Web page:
• 46% also expect to keep the same number of workers; and
  • just 3% expect to reduce their staffing.

As states, the data confirms that concerns around skilled workers and raw materials prices remain. Some of those numbers include:

  • 85% of contractors report moderate to high levels of difficulty finding skilled workers;
  • with 45% reporting a high level of difficulty;
  • 88% report a moderate to high degree of concern about their workers having adequate skill levels;
  • with 46% reporting a high degree of concern; and
  • 94% contractors who reported a moderate to high degree of concern expect the problem with workers having adequate skill levels will stay the same or get worse in the next six months.

In terms of materials costs and spending:

  • 71% of contractors say they face at least one material shortage;
  • 22% of those are experiencing a shortage of wood/lumber;
  • 82% of contractors say cost fluctuations have a moderate to high impact on their business;
  • while 43% said wood/ lumber is the product of most concern (followed by steel, 35%, and copper, 27%;
  • 35% contractors say steel and aluminum tariffs will have a high to very high degree of impact on their business in the next three years;
  • 37% of contractors plan to increase spending on tools and equipment; and
  • 80% of contractors are still experiencing delays due to COVID-19, with an average share of 23% of their projects delayed, but that share is expected to drop to 15% looking ahead six months.

Lastly, 58% of contractors say worker health and safety remains the top concern for their business, followed by project delays and shutdowns (50%), fewer projects in general (35%) and building product availability as a whole (33%).

While numbers throughout the pandemic have favored commercial and residential construction, the Associated General Contractors of America released data at the beginning of the year in its “2021 Construction Hiring and Business Outlook Report,” which was based on survey results from more than 1,300 firms from all 50 states and the District of Columbia, found that the majority of contractors expect demand for many types of construction to shrink in 2021.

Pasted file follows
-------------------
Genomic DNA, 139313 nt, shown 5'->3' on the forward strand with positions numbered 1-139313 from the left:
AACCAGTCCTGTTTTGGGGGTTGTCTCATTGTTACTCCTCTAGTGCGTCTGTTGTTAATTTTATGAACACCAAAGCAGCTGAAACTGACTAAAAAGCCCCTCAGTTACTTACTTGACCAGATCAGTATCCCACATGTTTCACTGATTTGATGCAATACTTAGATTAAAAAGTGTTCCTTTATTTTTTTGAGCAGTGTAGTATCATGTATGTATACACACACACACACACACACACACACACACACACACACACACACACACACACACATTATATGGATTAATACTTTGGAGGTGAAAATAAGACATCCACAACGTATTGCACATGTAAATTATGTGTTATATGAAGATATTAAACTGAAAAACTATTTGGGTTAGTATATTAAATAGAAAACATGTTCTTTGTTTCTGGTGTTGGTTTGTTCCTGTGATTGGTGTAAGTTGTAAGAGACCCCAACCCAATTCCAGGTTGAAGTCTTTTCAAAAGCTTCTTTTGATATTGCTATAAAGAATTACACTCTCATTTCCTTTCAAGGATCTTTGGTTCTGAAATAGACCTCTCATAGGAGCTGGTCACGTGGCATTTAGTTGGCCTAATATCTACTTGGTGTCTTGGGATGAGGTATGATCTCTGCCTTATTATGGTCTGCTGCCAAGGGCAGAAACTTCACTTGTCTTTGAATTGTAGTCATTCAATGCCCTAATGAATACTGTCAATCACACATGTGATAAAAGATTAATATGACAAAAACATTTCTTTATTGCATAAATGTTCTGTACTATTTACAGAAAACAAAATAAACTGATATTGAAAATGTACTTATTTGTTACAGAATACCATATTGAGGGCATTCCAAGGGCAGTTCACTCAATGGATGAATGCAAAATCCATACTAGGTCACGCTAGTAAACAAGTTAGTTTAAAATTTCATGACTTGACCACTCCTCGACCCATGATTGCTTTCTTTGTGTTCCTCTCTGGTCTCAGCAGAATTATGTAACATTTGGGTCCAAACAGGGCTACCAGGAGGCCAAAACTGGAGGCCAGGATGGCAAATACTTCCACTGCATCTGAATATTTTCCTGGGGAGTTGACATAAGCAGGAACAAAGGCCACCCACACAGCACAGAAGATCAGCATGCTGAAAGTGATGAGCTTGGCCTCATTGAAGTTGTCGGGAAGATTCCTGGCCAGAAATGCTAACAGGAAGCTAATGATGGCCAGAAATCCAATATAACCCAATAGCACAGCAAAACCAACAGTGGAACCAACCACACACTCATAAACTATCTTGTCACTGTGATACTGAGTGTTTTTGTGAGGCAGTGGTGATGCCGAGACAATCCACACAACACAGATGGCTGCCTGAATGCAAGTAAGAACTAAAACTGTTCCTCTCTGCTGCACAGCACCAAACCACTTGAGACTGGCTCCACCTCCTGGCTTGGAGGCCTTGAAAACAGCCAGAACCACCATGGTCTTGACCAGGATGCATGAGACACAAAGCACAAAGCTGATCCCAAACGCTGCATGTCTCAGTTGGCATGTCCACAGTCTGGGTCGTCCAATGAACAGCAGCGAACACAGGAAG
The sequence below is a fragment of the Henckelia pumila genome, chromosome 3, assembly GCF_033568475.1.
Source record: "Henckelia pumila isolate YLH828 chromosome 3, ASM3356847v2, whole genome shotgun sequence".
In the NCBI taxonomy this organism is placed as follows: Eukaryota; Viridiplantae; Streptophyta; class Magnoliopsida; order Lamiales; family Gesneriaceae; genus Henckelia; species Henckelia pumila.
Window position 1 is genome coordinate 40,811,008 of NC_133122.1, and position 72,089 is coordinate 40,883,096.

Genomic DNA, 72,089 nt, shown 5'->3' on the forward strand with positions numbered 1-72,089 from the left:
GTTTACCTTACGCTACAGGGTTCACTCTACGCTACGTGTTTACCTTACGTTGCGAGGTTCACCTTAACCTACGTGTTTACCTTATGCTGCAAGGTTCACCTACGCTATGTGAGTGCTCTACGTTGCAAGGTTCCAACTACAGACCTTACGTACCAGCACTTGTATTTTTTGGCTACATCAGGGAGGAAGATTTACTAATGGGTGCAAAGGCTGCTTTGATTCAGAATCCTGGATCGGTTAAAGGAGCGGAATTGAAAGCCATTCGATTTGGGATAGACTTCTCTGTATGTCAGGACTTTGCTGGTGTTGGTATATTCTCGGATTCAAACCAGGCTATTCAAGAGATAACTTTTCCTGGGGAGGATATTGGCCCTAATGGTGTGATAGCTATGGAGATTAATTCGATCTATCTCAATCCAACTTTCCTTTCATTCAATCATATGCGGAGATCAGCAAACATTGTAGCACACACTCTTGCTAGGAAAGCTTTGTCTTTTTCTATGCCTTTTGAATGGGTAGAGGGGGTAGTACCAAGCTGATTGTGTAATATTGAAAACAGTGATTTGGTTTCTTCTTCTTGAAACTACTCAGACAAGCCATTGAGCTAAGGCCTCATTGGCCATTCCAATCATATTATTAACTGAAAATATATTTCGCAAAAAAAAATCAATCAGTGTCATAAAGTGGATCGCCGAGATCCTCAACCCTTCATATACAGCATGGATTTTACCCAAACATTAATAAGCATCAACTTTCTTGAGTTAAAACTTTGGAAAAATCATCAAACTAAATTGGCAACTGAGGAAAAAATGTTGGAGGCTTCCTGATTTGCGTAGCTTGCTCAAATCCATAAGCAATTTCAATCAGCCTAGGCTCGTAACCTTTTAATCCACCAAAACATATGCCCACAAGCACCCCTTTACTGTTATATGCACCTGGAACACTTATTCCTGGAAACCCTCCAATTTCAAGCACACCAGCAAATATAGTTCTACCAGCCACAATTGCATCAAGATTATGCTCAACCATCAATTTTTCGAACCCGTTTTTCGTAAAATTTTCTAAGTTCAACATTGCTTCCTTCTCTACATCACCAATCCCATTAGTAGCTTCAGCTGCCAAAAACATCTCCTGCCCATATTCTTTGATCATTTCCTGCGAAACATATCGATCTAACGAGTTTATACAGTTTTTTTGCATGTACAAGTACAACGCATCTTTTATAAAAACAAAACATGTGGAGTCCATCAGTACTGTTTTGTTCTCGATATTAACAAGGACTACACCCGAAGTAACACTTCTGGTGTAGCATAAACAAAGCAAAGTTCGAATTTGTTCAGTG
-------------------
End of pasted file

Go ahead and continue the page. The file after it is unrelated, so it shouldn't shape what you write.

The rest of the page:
“The percentage of respondents who expect a market segment to contract exceeds the percentage who expect it to expand—known as the net reading—in 13 of the 16 categories of projects included in the survey,” the association said. “Contractors are most pessimistic about the market for retail construction, which has a net reading of -64%. They are similarly concerned about the markets for lodging and private office construction, which both have a net reading of - 58%.”

Some other net readings include:

  • -40% - higher education construction;
  • -38% - public building construction;
  • -27% - K-12 school construction;
  • +4% - warehouse construction; and
  • +11% - medical construction.

While the details of the different subsects of commercial projects remains murky, the National Home Builders Association recently dubbed the residential (more specifically home remodeling) market “more than fully recovered” from the pandemic.

More specifically, over the next two years the NAHB predicts that remodeling spending for owner-occupied, single-family homes will increase 4% this year and another 2% next year.

Other professionals again have noted that demand and backlog remain high, and the biggest factors that are prohibiting the sector to grow more are materials prices and labor shortages.


Tagged categories: Commercial contractors; Economy; Good Technical Practice; Jobs; Market; Market data; NA; North America; Subcontractors